Statistical analysis was performed using the Statistical Package for Social Sciences Software (SPSS for Windows, Chicago, IL, USA). Assuming that the incidence of ROP mirrors that of Owen et al5, the computed sample size was 376 with 95% confidence interval and power of 80%. Nominal significance was considered at a P-value of <0.05 and estimates were reported as odds ratio (OR) with 95% confidence intervals (CI). Logistic regression with univariate and multivariate analyses were performed to determine risk factors most predictive for any ROP and TW-ROP.
Medical records of 455 preterm infants were included in the study. Among the 455 infants screened for ROP, 118 (25.9%) had any stage of ROP while 23 (5.0%) had TW-ROP.
The top 5 infantile risk factors associated with any ROP and TW-ROP were low birth weight (97.5% and 100%, respectively), prematurity (87.3% and 100%, respectively), history of blood transfusion (21.2% and 13%, respectively), sepsis (21.2% and 17.4%, respectively), and oxygen supplementation (16.1% and 8.7%, respectively). Majority of infants with any ROP and TW-ROP had maternal history of PROM (5.9% and 13%, respectively), multiple gestation (0.8% and 4.3%, respectively) and pre-eclampsia or eclampsia (0.8% and 4.3%, respectively) (Table 1).
Table 1. Frequency of Probable Infantile and Maternal Risk factors for ROP
*TW-ROP- treatment-warranted retinopathy of prematurity; RDS- respiratory distress syndrome; IVH- intraventricular hemorrhage; PROM- premature rupture of membranes
Table 2. Univariate Analyses of Probable Risk Factors for ROP
*OR -odds ratio; CI- confidence interval; TW-ROP-treatment-warranted retinopathy of prematurity; RDS- respiratory distress syndrome; IVH- intraventricular hemorrhage; PROM-premature rupture of membranes
Table 2. Univariate Analyses of Probable Risk Factors for ROP
*OR- odds ratio; TW-ROP -treatment-warranted retinopathy of prematurity; PROM- premature rupture of membranes
Table 3 shows the results of the multivariate analysis. The most important risk factors associated with any stage of ROP are low birth weight (OR: 10.02, P =0.0005), prematurity (OR: 8.1, P =0.0001) and history of blood transfusion (OR: 4, P =0.006). Oxygen supplementation and PROM are not significantly associated with any ROP or TW-ROP after multivariate analysis.
The incidence of any stage of ROP among infants screened in St. Luke’s Medical Center, Quezon City in 2014-2017 was 25.9%. This is similar to the 25% ROP incidence rate among infants in SLMC-QC reported by Corpus and colleagues in 2013. This is less than the 47.53% ROP incidence rate in Philippine General Hospital reported by Arroyo et al15 and the 35% incidence rate in University of Santo Tomas Hospital described by Ladores and co-authors.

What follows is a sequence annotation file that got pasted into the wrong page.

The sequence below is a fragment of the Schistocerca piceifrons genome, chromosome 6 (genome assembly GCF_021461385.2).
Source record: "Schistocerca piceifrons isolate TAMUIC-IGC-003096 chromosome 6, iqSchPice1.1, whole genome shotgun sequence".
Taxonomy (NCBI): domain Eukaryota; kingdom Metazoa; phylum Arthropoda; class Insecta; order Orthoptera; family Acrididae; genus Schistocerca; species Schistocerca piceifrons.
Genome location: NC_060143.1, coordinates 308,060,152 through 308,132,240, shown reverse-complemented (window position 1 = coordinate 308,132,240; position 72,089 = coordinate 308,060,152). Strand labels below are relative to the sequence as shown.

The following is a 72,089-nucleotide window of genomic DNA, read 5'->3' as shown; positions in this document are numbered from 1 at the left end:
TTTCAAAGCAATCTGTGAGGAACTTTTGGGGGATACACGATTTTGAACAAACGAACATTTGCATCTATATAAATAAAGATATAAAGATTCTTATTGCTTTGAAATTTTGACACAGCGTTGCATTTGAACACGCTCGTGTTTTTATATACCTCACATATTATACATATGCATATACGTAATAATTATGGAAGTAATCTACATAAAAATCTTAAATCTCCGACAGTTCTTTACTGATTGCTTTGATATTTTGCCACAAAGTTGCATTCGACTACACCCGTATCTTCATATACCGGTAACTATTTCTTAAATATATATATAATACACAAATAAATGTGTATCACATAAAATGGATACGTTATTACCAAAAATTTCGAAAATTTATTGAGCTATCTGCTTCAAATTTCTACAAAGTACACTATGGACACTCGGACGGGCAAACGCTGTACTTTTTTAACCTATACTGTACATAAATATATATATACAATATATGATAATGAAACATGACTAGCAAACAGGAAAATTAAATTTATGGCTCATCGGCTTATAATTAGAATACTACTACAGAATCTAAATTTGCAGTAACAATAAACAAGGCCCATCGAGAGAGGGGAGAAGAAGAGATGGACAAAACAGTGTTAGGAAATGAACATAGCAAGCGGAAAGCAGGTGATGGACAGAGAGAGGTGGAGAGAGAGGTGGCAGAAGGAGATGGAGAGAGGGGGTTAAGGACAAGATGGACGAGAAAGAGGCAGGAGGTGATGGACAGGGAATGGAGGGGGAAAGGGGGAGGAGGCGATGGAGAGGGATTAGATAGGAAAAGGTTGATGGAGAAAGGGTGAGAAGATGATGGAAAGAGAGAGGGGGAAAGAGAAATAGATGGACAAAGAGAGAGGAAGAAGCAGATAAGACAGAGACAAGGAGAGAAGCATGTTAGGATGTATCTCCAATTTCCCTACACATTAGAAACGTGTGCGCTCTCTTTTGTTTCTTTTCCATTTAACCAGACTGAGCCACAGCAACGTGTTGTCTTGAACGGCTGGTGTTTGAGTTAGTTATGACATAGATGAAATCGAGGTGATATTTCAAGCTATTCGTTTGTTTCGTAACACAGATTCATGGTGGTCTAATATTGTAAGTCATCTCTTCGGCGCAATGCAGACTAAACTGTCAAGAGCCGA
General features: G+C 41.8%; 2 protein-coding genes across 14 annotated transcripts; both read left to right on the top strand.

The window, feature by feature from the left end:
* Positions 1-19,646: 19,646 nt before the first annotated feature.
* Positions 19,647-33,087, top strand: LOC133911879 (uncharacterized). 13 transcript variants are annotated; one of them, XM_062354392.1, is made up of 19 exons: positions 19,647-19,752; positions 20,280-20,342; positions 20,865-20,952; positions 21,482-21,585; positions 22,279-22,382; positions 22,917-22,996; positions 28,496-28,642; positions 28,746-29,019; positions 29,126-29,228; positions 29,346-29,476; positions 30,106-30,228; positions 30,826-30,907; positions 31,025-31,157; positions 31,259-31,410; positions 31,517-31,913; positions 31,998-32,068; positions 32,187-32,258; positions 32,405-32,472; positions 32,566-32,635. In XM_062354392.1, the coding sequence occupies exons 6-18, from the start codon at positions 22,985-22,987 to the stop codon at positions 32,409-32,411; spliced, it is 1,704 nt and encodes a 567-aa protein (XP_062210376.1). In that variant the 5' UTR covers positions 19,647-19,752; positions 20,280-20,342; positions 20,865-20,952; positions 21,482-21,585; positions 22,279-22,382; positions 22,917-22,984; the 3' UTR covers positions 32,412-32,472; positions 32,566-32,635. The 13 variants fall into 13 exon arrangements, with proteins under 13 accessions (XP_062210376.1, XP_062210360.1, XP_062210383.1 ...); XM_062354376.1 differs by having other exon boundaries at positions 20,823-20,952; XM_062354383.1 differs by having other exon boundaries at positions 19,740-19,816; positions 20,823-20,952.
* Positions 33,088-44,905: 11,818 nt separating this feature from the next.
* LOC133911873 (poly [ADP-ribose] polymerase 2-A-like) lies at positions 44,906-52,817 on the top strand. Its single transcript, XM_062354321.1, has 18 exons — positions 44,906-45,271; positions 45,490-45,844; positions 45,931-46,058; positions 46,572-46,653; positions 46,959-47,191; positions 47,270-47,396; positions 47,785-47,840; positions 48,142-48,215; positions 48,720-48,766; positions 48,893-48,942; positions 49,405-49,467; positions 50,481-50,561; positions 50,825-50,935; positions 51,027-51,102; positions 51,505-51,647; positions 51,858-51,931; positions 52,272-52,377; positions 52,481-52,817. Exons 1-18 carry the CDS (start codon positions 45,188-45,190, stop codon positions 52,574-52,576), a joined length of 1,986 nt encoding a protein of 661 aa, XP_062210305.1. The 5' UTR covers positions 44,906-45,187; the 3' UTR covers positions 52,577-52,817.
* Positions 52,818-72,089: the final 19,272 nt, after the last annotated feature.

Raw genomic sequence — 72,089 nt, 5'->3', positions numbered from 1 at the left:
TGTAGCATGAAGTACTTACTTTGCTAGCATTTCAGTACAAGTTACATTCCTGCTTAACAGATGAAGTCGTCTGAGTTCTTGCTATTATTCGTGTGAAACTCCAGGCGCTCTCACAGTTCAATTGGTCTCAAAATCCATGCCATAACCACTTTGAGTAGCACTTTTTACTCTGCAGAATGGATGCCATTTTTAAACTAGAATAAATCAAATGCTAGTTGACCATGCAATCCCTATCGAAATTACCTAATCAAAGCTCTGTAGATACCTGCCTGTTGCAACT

Our study demonstrated that factors historically known to influence ROP risk, namely low birth weight and prematurity, remain to be leading risk factors. This was consistent with previous reports.
Shah et al. explained that the immaturity of retinal vascularization has an increased susceptibility to retinal oxidative damage. Furthermore, lower birth weight was significantly associated with ROP because of physical susceptibility for oxygen therapy, prolonged ventilation, sepsis, and other perinatal events.
History of blood transfusion among preterm infants was found to be strongly associated with development in any stage of ROP consistent with other studies.7-11 Furthermore, Slidsborg et al. also cited that blood transfusion was also a significant risk factor to TW-ROP. Seiberth and Hakeem suggested various mechanisms including that (1) blood transfusion rapidly replacing fetal hemoglobin with adult hemoglobin lowered oxygen affinity and increased oxidative vessel damage and that (2) blood transfusion increased insulin growth factor levels thereby promoting retinal neovascularization.
Although maternal PROM was seldom included in the risk factor analysis of similar studies, it was found not to be statistically significant after multivariate analysis in this investigation. This finding was consistent in the report of Owen et al.
Several studies have shown that oxygen supplementation, in varying forms such as mechanical ventilation, continuous positive airway pressure, oxygen mask, or nasal cannula, to be significantly associated with ROP. Shah and Seiberth explained that intensive exposure to high-pressure oxygen and fluctuating oxygen levels may be the actual problem and not the specific form of oxygen supplementaiton.6,11 However, after multivariate analysis, oxygen supplementation was no longer a strong risk factor in this investigation. No explanations yet can be given for this inconsistency but further studies are highly recommended, specifically, conducting a larger retrospective study or a prospective cohort study with a larger sample size and more proposed risk factors to show a stronger correlation with any stage of ROP and TW-ROP.
While these findings reiterate the accepted importance of low birth weight and prematurity to ROP risk, it is found that additional consideration of blood transfusion may create a potential predictive model for ROP development and possible modification of current ROP screening guidelines in the future.
In conclusion, among the infants screened for ROP in St. Luke’s Medical Center, Quezon City from 2014-2017, any stage of ROP and TW-ROP were seen in 25.9% and 5.0% respectively. The most significant risk factors associated with any ROP include low birth weight, prematurity, and history of blood transfusion. These are significant probable risk factors in the development of ROP which necessitates further investigation. Timely ROP screening is recommended especially among infants with these risk factors in their profile.
There is a low, signi cant, direct association of the difference of CST on Day 1 from baseline with CDE, and a low, signi cant, indirect association of the difference of CV on Day 14 from baseline with CDE after routine phacoemulsi cation.